“It looks like C. ariakensis would be a great shucking oyster because they are very easy to get into,” he said. “Shuckers report that you can shuck almost twice as many ariakensis as you can C. virginica.”

That contributed to a change in the seafood council’s proposal. In its 2002 request for a large-scale test, the council had envisioned aquaculture as a potential steppingstone to an outright introduction of a breeding population. In contrast, its new proposal says the scientific community should focus on repopulating the Bay with a disease-tolerant strain of the native oyster, while the industry concentrates on “self-sufficient aquaculture” with sterile C. ariakensis oysters.

The new proposal envisions an aquaculture industry that “plants new seed every spring and harvests their crop the following spring.” The spring harvest is important to minimize the risk of an accidental introduction of breeding oysters.

The technique being used to produce sterile oysters is estimated to be 99.9 percent effective — but that still means that about 1 in 1,000 could be capable of reproducing. The likelihood of them reproducing during their first-year summer in the water is small, but it would increase if the oysters remained in the water second summer.

The goal of the new study is to determine whether oysters placed in the water around June 1 would grow to market size within 12 months, allowing growers to take advantage of the fast-growing, disease-resistant potential of C. ariakensis, while reducing potential reproductive risks.

The seafood council had proposed a similar project for 2003. But because of a delay in rearing sterile C. ariakensis, the oysters did not go into the water until October. That meant the oysters could not take advantage of the ideal summer growing season.

It was clear from the study that the oysters can reach market size in moderate to high salinity water within a short amount of time, Erskine said, but it was not clear that will happen in low salinity areas.

“What we really need to know is at the lower salinities, can we get 100 percent of the oysters to market size?” he said. “At the higher and moderate salinities we can probably do that.” In fact, he said, in high salinities, the oysters may be ready to harvest before Christmas.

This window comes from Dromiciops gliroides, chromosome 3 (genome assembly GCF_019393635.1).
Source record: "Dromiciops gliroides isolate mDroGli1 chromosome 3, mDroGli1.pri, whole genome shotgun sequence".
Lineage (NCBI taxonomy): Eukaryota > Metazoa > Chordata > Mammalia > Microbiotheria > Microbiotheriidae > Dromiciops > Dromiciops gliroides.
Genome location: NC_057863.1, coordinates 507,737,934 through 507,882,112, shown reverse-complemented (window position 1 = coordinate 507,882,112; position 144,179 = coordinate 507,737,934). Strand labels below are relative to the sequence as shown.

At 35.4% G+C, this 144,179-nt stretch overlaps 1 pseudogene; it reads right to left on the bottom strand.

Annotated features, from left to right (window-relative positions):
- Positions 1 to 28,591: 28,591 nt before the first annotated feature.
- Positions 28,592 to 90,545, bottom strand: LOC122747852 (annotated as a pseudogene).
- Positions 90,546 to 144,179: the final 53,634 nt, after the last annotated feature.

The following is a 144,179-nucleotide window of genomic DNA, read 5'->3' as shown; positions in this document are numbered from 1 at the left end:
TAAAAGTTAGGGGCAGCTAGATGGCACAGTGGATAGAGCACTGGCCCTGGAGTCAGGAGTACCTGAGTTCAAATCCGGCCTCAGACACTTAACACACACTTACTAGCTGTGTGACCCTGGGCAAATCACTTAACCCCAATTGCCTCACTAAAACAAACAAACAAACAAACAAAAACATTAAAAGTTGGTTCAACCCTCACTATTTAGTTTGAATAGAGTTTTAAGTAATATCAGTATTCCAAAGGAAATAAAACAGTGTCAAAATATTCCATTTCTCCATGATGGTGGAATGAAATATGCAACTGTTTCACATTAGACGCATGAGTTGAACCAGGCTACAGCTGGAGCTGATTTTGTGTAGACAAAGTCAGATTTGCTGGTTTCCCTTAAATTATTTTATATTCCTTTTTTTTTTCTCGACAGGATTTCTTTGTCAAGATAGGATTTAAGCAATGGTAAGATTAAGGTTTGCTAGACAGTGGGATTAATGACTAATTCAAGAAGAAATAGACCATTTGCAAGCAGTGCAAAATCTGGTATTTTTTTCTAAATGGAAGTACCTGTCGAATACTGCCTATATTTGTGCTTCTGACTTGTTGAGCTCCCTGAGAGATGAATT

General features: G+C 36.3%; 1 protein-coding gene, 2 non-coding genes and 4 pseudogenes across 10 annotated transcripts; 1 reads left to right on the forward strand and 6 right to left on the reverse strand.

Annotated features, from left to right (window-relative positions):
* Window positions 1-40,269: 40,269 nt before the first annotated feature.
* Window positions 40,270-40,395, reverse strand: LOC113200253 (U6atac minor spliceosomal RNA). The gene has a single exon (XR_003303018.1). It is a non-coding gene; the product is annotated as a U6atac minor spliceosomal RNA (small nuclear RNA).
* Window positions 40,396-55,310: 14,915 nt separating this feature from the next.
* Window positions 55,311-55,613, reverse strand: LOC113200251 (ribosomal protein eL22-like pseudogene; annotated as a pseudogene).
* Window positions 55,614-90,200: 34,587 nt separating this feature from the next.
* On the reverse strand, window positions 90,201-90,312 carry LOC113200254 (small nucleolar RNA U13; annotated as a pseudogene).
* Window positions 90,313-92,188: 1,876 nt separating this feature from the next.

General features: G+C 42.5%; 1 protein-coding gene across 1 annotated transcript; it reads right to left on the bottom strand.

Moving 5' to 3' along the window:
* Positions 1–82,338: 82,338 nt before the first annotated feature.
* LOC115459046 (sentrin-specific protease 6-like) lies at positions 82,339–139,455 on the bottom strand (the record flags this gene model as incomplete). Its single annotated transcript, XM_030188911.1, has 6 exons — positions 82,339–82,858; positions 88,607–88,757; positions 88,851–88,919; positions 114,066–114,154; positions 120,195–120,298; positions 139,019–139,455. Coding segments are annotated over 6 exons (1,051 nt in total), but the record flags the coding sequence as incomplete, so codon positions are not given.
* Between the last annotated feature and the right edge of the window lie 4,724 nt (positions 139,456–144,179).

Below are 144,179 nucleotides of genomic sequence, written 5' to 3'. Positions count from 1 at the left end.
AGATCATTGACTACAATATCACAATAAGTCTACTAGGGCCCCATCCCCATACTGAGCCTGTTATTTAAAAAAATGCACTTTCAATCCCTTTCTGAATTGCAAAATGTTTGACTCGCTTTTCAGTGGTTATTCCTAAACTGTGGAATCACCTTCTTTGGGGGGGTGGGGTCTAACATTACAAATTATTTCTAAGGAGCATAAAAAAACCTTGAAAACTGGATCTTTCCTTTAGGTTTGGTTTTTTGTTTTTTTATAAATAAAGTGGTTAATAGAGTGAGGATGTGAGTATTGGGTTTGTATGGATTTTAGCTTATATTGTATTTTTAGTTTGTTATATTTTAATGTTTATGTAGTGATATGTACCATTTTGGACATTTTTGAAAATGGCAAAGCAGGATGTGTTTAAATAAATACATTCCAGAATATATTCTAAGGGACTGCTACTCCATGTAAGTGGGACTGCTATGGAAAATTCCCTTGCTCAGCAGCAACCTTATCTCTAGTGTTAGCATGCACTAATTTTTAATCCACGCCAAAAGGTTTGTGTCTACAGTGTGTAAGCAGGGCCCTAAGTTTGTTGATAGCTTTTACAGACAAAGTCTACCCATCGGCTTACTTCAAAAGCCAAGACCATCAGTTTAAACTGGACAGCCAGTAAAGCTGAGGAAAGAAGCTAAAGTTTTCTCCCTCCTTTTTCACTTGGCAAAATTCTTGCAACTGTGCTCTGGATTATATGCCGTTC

A special ad-hoc panel of state and federal officials, convened by the Bay Program to review all proposals dealing with potential introductions of nonnative species, in March recommended that the seafood council’s proposal be approved.

But the panel emphasized the need to pull the oysters out of the water by June 1, 2006, to reduce any spawning risk. It said information gathered during the experiment should be used to better estimate the risk of reproduction in any future projects.

The ad-hoc panel also encouraged expanded side-by-side testing with sterile C. virginica oysters in aquaculture to allow for better economic comparisons between the two species. Recent efforts have shown that sterile C. virginica also performs well in aquaculture, although it does not match C. ariakensis. But because it is a native species, it does not require the strict “biosecurity” protocols used with foreign species.

Biosecurity concerns do raise costs, Erskine said. All of the oysters have to be grown in mesh bags or other containers that keep any from escaping; growers must write plans to remove oysters from the water in the event of hurricanes or other severe weather; and groups of oysters must be spaced apart to reduce the risk that eggs and sperm from any reproductive-capable oysters would mix.

But Erskine said the bigger issue limiting aquaculture with C. ariakensis—or the native C. virginica—is lack of infrastructure. For large-scale production, he said, expanded hatchery facilities are needed to breed oysters as well as more nursery facilities to grow them to sizes large enough to plant for final growout.

“Whether it is C. ariakensis, C. virginica, or any other species, I think there is an awful lot of potential in aquaculture,” Erskine said. “It takes a different mindset, and a lot of the large oyster shucking houses are not used to aquaculture. But I think the potential scale could be several millions of oysters each year.”

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About Karl Blankenship

Karl Blankenship is editor of the Bay Journal and Executive Director of Chesapeake Media Service. He has served as editor of the Bay Journal since its inception in 1991. .(JavaScript must be enabled to view this email address).